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Urquhart Castle

Urquhart Castle sits beside Loch Ness in the Highlands of Scotland. The castle is on the A82 road, 21 kilometers south-west of Inverness and 2 kilometers east of the village of Drumnadrochit.

 

The name Urquhart derives from the 7th-century form Airdchartdan, itself a mix of the Old Irish aird (point or promontory) and Old Welsh cardden (thicket or wood). Pieces of vitrified stone, subjected to intense heat and characteristic of early medieval fortification, had been discovered at Urquhart from the early 20th century. Speculation that Urquhart may have been the fortress of Bridei son of Maelchon, king of the northern Picts, led Professor Leslie Alcock to undertake excavations in 1983. Adomnán’s Life of Columba records that St. Columba visited Bridei sometime between 562 and 586, though little geographical detail is given. Adomnán also relates that during the visit, Columba converted a Pictish nobleman named Emchath, who was on his deathbed, his son Virolec, and their household, at a place called Airdchartdan. The excavations, supported by radiocarbon dating, indicated that the rocky knoll at the south-west corner of the castle had been the site of an extensive fort between the 5th and 11th centuries. The findings led Professor Alcock to conclude that Urquhart is most likely to have been the site of Emchath’s residence, rather than that of Bridei who is more likely to have been based at Inverness, either at the site of the castle or at Craig Phadrig to the west.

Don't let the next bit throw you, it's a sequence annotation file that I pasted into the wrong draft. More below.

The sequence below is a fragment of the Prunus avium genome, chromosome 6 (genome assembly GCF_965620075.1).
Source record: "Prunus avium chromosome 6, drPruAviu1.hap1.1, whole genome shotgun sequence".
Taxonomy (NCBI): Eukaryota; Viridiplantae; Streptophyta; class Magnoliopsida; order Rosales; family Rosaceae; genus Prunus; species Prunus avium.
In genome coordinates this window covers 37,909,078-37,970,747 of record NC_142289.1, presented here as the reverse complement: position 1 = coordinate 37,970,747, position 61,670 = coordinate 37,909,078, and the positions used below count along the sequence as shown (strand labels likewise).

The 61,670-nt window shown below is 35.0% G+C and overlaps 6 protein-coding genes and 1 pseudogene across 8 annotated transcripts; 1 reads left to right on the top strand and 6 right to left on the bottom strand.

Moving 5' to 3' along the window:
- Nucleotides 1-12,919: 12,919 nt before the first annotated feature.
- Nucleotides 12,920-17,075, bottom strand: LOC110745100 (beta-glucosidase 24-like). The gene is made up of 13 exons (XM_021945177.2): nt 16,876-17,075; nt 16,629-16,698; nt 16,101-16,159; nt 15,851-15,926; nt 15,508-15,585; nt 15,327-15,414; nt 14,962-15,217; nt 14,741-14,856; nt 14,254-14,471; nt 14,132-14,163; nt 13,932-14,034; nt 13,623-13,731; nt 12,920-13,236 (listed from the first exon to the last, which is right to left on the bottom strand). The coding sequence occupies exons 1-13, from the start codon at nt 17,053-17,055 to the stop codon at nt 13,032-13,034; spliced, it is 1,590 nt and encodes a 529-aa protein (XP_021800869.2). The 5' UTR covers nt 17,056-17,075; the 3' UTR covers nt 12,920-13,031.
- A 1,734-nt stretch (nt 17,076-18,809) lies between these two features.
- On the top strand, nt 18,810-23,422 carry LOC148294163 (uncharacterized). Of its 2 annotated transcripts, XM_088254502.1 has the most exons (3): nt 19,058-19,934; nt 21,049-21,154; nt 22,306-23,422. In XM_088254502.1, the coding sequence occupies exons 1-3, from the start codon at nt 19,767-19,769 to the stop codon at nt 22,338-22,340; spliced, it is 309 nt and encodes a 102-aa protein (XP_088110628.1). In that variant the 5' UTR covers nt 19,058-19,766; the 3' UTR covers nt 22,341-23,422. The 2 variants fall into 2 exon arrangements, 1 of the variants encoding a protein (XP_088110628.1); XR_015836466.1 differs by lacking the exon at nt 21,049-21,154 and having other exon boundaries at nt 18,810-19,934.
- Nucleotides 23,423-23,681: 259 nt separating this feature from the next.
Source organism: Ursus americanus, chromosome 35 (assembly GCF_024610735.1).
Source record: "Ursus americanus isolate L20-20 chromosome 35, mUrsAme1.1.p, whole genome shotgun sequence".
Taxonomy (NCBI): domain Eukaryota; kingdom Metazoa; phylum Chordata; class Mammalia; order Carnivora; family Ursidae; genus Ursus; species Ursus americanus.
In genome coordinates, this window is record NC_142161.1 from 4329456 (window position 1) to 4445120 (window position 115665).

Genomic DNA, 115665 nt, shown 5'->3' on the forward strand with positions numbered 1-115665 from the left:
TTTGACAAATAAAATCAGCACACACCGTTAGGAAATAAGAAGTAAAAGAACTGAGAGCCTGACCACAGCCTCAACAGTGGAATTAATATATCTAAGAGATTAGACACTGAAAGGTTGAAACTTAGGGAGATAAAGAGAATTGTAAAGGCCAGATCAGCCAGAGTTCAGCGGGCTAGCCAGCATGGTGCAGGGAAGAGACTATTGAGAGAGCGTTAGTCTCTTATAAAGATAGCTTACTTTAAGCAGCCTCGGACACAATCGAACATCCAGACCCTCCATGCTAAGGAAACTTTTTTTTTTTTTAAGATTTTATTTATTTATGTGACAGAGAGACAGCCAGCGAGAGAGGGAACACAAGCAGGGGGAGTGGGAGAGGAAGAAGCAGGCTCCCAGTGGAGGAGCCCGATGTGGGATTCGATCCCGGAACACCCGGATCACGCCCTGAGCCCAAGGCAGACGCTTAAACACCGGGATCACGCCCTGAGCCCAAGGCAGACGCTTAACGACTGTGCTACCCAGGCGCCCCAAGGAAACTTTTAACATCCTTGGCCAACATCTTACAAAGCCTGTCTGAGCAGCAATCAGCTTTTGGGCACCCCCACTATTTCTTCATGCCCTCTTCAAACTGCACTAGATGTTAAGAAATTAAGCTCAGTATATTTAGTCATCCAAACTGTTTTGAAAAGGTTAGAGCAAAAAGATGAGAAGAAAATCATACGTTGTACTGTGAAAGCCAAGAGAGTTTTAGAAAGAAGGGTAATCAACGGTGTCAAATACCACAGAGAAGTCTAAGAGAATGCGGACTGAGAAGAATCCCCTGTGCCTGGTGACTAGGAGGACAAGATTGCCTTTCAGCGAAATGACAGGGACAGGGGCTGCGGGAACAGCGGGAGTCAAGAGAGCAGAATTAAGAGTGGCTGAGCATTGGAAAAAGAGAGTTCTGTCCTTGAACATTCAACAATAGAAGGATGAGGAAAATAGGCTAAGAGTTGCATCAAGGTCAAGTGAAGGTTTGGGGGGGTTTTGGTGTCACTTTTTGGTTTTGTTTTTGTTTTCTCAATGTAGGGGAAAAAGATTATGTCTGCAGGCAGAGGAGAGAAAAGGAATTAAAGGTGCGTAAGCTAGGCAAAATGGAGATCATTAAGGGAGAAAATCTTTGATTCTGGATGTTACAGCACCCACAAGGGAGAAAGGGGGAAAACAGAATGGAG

Some sources state that William the Lion had a royal castle at Urquhart in the 12th century, though Professor Alcock finds no evidence for this. In the 12th and 13th centuries, the Meic Uilleim (MacWilliams), descendants of Malcolm III, staged a series of rebellions against David I and his successors. The last of these rebellions were put down in 1229, and to maintain order Alexander II granted Urquhart to his Hostarius (usher or door-ward), Thomas de Lundin. On de Lundin’s death a few years later it passed to his son Alan Durward.[15] It is considered likely that the original castle was built soon after this time, centered on the motte at the south-west of the site. In 1275, after Alan’s death, the king granted Urquhart to John II Comyn, Lord of Badenoch.

 

The first documentary record of Urquhart Castle occurs in 1296 when it was captured by Edward I of England. Edward’s invasion marked the beginning of the Wars of Scottish Independence, which would go on intermittently until 1357. Edward appointed Sir William fitz Warin as constable to hold the castle for the English. In 1297 he was ambushed by Sir Andrew de Moray while returning from Inverness, and Moray subsequently laid siege to the castle, launching an unsuccessful night attack.[16] The English must have been dislodged soon after since in 1298 Urquhart was again controlled by the Scots. In 1303 Sir Alexander de Forbes failed to hold off another English assault. This time Edward installed as governor Alexander Comyn, brother of John, as the family had sided with the English against Robert Bruce. Following his murder of the Red Comyn in 1306, Bruce completed his defeat of the Comyns when he marched through the Great Glen in 1307, taking the castles of Inverlochy, Urquhart, and Inverness. After this time Urquhart became a royal castle, held for the crown by a series of constables.

 

 

 

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